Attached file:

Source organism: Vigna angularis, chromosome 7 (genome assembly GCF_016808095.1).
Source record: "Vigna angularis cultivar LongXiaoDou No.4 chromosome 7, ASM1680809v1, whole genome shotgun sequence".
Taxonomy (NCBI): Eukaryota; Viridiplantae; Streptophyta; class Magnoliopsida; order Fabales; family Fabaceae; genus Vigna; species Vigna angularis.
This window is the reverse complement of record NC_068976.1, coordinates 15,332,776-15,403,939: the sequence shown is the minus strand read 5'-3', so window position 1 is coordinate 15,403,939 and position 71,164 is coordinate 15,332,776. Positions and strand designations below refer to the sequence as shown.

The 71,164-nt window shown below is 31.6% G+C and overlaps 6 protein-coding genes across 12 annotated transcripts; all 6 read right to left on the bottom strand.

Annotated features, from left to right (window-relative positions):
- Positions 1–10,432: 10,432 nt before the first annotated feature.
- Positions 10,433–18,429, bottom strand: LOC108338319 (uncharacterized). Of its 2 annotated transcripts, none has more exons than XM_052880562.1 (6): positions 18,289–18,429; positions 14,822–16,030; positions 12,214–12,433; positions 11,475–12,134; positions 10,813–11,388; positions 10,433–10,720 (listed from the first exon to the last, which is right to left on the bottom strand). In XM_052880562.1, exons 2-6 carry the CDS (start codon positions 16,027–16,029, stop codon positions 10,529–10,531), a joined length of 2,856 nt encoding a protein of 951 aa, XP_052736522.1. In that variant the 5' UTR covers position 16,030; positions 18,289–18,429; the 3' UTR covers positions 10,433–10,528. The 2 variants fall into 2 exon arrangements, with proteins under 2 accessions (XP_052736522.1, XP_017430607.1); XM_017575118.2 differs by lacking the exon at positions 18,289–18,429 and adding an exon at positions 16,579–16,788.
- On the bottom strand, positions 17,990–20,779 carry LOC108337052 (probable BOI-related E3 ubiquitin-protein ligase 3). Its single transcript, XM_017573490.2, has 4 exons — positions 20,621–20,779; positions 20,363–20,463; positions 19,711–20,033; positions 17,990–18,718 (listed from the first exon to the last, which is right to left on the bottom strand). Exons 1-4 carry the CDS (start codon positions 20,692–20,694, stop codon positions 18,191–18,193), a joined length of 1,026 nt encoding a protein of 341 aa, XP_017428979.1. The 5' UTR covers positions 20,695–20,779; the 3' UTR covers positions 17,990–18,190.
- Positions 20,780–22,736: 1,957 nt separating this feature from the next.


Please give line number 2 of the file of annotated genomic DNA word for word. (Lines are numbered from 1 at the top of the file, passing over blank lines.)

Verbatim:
Source record: "Vigna angularis cultivar LongXiaoDou No.4 chromosome 7, ASM1680809v1, whole genome shotgun sequence".